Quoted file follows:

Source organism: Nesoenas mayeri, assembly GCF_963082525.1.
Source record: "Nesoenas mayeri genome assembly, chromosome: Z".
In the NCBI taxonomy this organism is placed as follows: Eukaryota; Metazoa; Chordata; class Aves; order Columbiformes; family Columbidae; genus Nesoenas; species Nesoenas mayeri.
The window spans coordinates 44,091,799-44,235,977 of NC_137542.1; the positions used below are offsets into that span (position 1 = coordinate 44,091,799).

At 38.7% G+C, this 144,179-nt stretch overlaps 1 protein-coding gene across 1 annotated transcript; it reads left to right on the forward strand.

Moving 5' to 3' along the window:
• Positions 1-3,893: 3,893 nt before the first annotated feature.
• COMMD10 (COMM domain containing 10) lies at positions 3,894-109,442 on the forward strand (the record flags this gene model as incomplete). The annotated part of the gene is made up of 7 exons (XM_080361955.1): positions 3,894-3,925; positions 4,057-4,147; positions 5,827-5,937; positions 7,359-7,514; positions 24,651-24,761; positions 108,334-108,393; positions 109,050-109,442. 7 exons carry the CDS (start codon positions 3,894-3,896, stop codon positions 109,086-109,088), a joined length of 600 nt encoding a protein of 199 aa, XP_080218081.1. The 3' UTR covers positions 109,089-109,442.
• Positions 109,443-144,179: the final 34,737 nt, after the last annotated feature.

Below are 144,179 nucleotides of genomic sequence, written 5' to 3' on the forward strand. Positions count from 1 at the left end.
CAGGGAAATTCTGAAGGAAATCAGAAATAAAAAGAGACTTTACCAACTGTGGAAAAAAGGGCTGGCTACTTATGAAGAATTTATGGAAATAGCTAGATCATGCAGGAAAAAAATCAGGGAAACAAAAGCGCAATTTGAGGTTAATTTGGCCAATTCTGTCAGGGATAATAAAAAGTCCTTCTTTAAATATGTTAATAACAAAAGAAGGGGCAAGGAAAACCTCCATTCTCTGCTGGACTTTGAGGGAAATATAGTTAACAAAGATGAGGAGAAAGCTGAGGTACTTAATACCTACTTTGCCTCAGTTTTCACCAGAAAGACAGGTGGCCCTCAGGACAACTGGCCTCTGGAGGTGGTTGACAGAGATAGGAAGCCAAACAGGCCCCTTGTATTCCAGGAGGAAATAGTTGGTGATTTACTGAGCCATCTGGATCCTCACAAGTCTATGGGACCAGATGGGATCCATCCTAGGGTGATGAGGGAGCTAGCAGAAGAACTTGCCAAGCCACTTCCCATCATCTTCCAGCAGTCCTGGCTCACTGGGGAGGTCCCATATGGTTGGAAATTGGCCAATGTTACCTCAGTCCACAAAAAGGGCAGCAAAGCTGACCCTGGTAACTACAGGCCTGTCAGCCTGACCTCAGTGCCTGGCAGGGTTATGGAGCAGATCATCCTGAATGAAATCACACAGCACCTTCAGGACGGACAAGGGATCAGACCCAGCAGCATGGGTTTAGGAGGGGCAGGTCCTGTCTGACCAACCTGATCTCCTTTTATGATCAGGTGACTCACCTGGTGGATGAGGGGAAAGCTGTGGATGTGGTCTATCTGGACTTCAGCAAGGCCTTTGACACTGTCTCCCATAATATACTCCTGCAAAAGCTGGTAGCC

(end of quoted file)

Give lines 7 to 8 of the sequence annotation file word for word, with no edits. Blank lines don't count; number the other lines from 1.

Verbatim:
• Positions 1-3,893: 3,893 nt before the first annotated feature.
• COMMD10 (COMM domain containing 10) lies at positions 3,894-109,442 on the forward strand (the record flags this gene model as incomplete). The annotated part of the gene is made up of 7 exons (XM_080361955.1): positions 3,894-3,925; positions 4,057-4,147; positions 5,827-5,937; positions 7,359-7,514; positions 24,651-24,761; positions 108,334-108,393; positions 109,050-109,442. 7 exons carry the CDS (start codon positions 3,894-3,896, stop codon positions 109,086-109,088), a joined length of 600 nt encoding a protein of 199 aa, XP_080218081.1. The 3' UTR covers positions 109,089-109,442.